Digital Town Hall
How Local Officials Evaluate Email as a Tool for Communicating with Citizens
Comparing email to other kinds of communications
We asked officials to tell us how citizens contact them, and what kinds of contact carry the most weight with those who are elected city leaders. Consistent with our anecdotal findings that Americans do not rely heavily on the Internet for local purposes, online officials say citizens are more likely to pick up the phone, write a letter, or pay a visit than to sit down to compose an email. And officials seem to be happy with this. Despite the accommodations they make to receive constituent email at work and at home, most responded that phone calls, letters, and visits carried more weight with them than did email. Email is preferred only to fax, which is preferred by virtually no one (2%).
Nonetheless, many officials opted out of ranking any means of communication as more worthy than any others, stating that they welcomed all communications equally (though one such official specifically excepted form letters). Another official welcomed any communiqué “as long as the person identifies himself.”
Is email a burden to officials?
Unlike their counterparts in Congress, online local officials have not been generally bothered by the volume of email they receive. Fully 75% of online local officials say they are capable of handling it, even though many do not have staffs or formal offices. Only one in eight (12%) indicated that email volume poses some problems. This satisfaction is consistent regardless of how frequently officials use email, how many people they represent, and how many of their constituents have Internet access. Online officials agreed on this point more than they did any other question evaluating the effects of email.
One factor that may contribute to this finding is the relatively small amount of non-constituent email. Congress members vote on issues with national ramifications. They may receive email from activists nationwide, while being directly accountable to only the voters of their own districts. The Congress Online Project reported in 2001 that most Congressional email comes from non-constituents, and that staffers spend a significant amount of time weeding out and discarding those messages.8 It is likely that city officials are far less likely than members of Congress to be plagued with non-constituent email, although we did not directly ask local officials if their email came exclusively from the voters who elected them.
Email contributes to understanding of community opinion
Seventy-three percent of online officials in our sample agree that the exchange of email with citizens contributes to their understanding of community opinion. About one fifth of online officials in our sample (21%) say that mass email campaigns demonstrated a unity and sense of purpose of which they had been previously unaware. The benefits appear to increase in more connected cities. Some 84% of online officials who live in highly wired communities (those where over half the population has access) say email helps their understanding of community opinion. Moreover, the officials who use email most often are the most likely to extol its virtues. Some 92% of the officials who use email with citizens daily say email helps them discern local sentiment.
Conversely, officials from cities reporting the lowest levels of access are less likely to benefit in this manner. About 64% of online officials from low-access cities (communities with under 30% of the population online) agreed with this statement: “Due to low levels of Internet access in my city, I cannot rely on email to help me get a true sense of community opinion.”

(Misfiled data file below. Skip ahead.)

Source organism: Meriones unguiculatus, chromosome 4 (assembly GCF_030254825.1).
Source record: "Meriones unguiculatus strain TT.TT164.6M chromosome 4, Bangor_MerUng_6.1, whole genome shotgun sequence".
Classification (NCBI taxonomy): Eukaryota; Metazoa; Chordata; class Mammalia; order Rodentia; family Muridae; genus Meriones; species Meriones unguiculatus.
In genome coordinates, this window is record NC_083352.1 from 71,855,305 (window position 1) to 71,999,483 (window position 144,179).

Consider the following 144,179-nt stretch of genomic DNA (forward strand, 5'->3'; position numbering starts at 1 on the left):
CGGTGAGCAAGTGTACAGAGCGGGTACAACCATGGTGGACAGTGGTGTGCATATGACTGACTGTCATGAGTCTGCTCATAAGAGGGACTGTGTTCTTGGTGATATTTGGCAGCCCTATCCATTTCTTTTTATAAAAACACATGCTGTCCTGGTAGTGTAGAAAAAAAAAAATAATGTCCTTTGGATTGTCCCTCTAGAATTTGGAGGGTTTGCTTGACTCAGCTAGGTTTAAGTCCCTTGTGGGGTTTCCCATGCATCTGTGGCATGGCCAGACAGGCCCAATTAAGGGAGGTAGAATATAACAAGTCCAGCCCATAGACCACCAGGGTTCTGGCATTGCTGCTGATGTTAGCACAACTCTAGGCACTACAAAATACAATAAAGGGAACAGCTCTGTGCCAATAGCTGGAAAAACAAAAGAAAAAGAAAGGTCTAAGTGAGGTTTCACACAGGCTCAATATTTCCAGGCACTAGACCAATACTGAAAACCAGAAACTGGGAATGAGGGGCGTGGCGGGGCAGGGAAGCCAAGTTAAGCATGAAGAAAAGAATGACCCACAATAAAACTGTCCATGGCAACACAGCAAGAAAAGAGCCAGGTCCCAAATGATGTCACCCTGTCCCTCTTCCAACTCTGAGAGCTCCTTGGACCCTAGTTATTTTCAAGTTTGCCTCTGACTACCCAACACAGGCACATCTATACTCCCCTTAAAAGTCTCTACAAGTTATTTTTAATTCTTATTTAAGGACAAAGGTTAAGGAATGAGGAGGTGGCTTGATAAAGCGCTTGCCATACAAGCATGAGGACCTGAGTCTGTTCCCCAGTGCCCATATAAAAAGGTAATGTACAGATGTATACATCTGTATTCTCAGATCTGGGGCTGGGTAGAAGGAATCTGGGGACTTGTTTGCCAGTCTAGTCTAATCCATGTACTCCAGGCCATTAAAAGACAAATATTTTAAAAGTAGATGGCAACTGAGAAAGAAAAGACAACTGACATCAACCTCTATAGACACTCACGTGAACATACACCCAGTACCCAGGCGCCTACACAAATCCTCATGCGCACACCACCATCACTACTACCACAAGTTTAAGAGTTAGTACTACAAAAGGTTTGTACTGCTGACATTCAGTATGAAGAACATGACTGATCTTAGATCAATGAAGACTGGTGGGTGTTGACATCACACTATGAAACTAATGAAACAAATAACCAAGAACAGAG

Officials say email is a moderately effective tool for promoting policies
Email presents some benefits and few pitfalls to officials in managing their community relations. Some 56% agree that email has helped their relations with community groups – 11% agree strongly. Understandably, officials are more likely to find email useful in their community relations as the number of residents with email access increases. About 47% of those in low-access cities agree that it is useful, compared to 71% of those in high-access municipalities.
Most of these officials say email and the Internet have not generated new and difficult-to-meet expectations about how local officials do their jobs. While letter writers may expect several days to elapse before getting a response, it has been suggested that email writers expect acknowledgements of their missives right away. When asked if email encouraged unrealistic expectations for responsiveness, 54% of said no. That still leaves a significant minority – 30% – for whom email has created some problems (16% of respondents provided no opinion). There were no clear patterns to help explain why some officials had no problems with citizen expectations and others did. The differences were not explained by the position the officials held (mayors compared to city council members), their frequency of email use, the percent of constituents with Internet access, or city size.
Mixed reviews on how well email supports public debate on knotty local issues
We asked officials to indicate the extent to which they agreed with two statements: “Email from citizens facilitates public discussion of complex issues” and “Community listservs and email cannot support public discussion of complex issues.” The results indicate that the role of electronic communications in complicated policy disputes is not clear-cut.
Some 61% of officials agree that email can facilitate discussion of complex issues. Further, we find correlations that show officials from larger cities, officials in cities with higher levels of Internet access, and officials who use email frequently are more likely to agree.
At the same time, however, a large minority (38%) also agreed with the statement “Community listservs and email cannot support public discussion of complex issues.” This includes 35% of the officials who agree that the email can facilitate public debate. Furthermore, when asked to rate email’s effectiveness for accomplishing a variety of goals, officials gave “engaging the public in debate” an average score of “Not very effective.”